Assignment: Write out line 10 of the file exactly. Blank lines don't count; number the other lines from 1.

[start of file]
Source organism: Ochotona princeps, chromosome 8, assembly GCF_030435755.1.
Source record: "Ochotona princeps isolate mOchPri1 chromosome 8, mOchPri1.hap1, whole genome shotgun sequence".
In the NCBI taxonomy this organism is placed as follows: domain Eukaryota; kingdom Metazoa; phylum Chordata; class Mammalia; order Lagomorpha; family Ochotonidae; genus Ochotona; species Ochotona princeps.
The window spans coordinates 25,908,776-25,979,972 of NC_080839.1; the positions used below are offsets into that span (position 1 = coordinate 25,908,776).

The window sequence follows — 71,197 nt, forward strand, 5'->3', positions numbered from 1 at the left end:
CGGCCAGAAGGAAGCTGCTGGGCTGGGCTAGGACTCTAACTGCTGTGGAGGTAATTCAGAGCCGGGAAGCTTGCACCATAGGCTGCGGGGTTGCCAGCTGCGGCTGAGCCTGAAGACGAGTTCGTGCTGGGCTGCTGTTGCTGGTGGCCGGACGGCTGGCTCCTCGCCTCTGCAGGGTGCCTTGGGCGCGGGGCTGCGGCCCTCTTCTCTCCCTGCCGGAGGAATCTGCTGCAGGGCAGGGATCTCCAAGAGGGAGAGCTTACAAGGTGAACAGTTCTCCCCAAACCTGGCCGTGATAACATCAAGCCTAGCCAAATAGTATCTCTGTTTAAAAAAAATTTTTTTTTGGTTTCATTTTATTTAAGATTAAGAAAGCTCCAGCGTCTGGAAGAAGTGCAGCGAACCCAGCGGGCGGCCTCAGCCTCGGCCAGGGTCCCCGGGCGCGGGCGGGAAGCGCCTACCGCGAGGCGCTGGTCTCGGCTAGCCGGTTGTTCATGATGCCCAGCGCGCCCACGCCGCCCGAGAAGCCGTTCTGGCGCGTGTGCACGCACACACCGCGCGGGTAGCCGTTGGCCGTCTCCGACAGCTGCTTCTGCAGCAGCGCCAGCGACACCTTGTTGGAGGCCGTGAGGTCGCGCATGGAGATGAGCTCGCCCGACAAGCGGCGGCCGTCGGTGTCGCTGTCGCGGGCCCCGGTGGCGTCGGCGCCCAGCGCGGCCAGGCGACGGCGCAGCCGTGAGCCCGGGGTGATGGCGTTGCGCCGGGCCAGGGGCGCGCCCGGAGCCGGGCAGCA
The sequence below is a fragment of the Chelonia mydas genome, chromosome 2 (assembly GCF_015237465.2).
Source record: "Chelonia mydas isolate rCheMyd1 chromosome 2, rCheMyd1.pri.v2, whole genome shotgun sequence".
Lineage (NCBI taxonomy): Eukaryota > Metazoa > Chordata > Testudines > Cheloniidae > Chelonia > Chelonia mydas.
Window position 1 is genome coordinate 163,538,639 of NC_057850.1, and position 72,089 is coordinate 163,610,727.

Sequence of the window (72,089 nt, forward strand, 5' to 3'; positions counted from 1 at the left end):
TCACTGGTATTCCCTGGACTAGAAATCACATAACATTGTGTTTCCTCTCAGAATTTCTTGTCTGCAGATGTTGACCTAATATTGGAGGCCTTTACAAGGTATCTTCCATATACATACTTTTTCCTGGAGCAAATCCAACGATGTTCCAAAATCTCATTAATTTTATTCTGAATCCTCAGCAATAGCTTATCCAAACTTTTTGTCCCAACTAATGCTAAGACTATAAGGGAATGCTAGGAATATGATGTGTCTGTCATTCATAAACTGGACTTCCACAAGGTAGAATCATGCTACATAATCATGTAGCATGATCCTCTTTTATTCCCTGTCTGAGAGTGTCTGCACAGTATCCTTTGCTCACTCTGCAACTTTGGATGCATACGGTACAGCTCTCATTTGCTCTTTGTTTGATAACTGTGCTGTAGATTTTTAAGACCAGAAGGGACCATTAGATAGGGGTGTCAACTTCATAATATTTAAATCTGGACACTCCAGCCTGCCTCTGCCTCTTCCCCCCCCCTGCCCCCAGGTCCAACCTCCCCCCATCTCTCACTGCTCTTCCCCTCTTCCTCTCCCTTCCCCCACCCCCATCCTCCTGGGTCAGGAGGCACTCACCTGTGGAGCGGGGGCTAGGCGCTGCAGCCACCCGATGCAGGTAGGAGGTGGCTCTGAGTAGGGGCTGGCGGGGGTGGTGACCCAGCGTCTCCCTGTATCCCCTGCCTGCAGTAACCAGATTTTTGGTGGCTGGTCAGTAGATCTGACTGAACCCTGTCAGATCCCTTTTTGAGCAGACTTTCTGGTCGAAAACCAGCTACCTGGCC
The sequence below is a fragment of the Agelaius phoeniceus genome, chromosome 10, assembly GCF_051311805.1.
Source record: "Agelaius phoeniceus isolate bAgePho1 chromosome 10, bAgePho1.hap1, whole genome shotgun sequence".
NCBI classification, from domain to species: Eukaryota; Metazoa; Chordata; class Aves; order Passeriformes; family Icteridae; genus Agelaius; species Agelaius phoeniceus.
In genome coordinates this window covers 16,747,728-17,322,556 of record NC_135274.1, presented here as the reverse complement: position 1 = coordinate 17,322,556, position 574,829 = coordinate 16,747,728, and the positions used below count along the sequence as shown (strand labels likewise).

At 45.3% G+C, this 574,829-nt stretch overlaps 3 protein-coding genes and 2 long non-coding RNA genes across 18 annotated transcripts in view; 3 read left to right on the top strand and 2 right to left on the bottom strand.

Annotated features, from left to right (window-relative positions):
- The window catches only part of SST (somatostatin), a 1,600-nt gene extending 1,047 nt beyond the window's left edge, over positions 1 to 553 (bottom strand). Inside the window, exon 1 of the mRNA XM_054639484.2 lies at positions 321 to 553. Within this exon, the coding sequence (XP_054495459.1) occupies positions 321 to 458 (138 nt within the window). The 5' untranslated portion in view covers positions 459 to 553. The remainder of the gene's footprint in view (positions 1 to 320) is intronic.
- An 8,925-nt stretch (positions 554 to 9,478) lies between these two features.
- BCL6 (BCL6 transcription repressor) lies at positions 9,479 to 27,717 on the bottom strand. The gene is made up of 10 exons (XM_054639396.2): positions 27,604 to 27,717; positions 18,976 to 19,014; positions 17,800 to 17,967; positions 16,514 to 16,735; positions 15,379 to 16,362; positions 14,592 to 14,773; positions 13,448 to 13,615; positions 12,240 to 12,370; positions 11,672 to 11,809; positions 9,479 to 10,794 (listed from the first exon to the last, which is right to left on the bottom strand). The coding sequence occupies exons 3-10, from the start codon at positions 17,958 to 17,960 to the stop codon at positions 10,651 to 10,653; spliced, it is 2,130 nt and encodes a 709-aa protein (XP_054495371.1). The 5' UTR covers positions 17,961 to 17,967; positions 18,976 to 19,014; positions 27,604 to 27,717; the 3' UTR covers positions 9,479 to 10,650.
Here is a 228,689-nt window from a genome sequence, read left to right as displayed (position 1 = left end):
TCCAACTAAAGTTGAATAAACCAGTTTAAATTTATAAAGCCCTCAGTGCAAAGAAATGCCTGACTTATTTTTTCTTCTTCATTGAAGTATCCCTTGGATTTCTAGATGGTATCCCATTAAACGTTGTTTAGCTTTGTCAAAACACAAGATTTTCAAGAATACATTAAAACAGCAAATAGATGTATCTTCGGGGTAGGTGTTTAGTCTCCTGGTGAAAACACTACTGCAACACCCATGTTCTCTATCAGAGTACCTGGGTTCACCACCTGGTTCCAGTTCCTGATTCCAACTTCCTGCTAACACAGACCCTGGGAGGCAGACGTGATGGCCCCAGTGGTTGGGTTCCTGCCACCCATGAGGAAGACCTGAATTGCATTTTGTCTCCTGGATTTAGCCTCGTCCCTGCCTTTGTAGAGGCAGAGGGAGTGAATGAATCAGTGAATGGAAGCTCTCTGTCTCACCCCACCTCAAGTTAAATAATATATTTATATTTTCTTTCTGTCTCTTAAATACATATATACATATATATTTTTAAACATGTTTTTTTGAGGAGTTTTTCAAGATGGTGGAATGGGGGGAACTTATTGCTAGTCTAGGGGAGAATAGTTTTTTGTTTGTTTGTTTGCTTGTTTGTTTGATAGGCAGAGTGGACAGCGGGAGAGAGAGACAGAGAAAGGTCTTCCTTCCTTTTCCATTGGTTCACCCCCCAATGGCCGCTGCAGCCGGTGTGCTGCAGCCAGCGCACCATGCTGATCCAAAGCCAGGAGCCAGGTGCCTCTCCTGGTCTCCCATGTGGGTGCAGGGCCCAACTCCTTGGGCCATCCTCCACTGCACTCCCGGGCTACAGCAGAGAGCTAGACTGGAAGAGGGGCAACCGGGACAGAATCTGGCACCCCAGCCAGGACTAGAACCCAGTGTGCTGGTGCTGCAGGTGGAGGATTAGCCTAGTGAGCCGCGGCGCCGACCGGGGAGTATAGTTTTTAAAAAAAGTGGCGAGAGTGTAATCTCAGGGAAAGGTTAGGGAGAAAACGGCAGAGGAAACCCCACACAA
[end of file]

Window position 1 is genome coordinate 163,538,639 of NC_057850.1, and position 72,089 is coordinate 163,610,727.